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Vehicle Emission Standards

Australia has had road vehicle emission standards for new vehicles in place since the early 1970s and these have been progressively tightened over the past 40 years. The current standards reflect Australia's commitment to harmonise with the vehicle standards developed by the United Nations wherever possible. The next steps commence in November 2013, with the first stage of the introduction of the stringent Euro 5 emission standards for light vehicles, which includes cars and light commercial vehicles.

Over the last 10 years in particular there have been improvements in a number of air quality indicators, and it is generally accepted that the increasing proportion of vehicles meeting tighter emission standards has played a major part in these air quality improvements.

The tables listed below summarise the emission limits which apply for light and heavy vehicles and their timetable for adoption in the ADRs. The ADRs are performance standards which specify the maximum levels of emissions permitted under a specified test. The ADRs do not mandate the use of particular technology, although it has been necessary for vehicle manufacturers to fit catalytic converters to light petrol and LPG vehicles in order to meet the emission limits introduced by ADR37/00 in the mid 1980's. For light duty diesel vehicles, particulate traps are necessary in most vehicles to meet the very low particle emission limits in the Euro 5 standards adopted in ADR79/03 and ADR79/04.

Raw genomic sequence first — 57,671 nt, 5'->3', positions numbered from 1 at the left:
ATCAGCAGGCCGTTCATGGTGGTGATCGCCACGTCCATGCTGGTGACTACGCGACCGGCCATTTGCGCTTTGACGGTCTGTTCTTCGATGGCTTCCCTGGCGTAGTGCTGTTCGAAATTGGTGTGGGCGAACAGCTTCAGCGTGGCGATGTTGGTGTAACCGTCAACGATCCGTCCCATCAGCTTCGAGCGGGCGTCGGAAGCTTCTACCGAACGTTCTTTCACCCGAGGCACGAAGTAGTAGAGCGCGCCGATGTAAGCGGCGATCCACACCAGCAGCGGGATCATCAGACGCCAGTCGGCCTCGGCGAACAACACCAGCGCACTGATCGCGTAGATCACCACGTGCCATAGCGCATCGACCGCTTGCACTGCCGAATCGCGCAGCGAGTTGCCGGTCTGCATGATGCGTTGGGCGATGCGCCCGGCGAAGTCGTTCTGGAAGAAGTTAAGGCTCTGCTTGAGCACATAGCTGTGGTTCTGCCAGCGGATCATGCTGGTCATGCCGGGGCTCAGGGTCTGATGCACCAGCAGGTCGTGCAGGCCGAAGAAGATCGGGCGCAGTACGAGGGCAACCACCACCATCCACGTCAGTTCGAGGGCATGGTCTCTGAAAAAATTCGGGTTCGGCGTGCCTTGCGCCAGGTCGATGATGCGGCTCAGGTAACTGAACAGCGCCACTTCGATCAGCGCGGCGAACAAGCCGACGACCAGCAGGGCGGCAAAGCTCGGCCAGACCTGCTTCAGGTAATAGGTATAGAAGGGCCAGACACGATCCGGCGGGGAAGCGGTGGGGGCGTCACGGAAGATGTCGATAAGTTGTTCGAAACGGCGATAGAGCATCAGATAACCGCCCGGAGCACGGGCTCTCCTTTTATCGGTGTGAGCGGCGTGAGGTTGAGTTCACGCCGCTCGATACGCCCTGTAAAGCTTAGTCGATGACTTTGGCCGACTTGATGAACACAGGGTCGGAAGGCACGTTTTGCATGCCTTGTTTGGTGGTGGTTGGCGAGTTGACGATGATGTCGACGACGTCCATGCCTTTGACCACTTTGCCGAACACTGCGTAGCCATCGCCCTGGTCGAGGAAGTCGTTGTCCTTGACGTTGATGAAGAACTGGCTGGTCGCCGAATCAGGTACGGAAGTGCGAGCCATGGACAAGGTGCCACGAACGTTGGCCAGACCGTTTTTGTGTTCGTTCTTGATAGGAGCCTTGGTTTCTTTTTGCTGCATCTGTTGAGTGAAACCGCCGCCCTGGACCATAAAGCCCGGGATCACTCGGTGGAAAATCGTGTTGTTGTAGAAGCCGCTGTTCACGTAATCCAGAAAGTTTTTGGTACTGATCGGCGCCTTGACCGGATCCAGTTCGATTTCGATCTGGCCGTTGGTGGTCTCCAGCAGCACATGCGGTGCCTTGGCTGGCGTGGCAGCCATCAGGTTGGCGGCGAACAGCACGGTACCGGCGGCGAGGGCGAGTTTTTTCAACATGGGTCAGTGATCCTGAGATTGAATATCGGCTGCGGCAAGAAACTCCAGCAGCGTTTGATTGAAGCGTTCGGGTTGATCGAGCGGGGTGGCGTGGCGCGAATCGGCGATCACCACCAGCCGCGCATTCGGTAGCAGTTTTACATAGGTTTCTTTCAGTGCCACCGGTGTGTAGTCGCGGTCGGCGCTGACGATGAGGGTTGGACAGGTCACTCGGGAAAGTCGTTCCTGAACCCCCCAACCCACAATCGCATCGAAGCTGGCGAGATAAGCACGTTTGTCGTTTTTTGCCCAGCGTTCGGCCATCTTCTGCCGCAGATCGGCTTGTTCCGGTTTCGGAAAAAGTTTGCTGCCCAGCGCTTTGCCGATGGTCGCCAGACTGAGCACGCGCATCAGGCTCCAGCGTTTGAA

In-Service Emissions

The regulation of emissions from vehicles once they are on the road (in-service) is the responsibility of the state and territory governments. However, the Australian Government undertaken a number of studies to improve the understanding of emissions performance of the in-service passenger car fleet.

The National In-Service Emission Study (NISE1), published in 1996, is the most comprehensive study of emissions from cars ever undertaken in Australia. It tested over 600 vehicles manufactured between 1980 and 1993 and demonstrated that considerable exhaust emissions benefits could be obtained from regular tuning and maintenance. An update and expansion of this study, NISE 2, covering later model vehicles, was completed in March 2009.

The NISE 1 study also indicated that evaporative emissions from vehicles were, on average, well above the limits mandated in the then applicable standard, Australian Design Rule 37(ADR37). The subsequent Petrol Volatility Project (1997) examined this in more detail and concluded that reducing the volatility of commercial petrol was the most cost effective means to address this problem. States have since set limits on the volatility of summertime petrol supplies.

Vehicle Emission Reports and RISs

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Last Updated: 10 April, 2014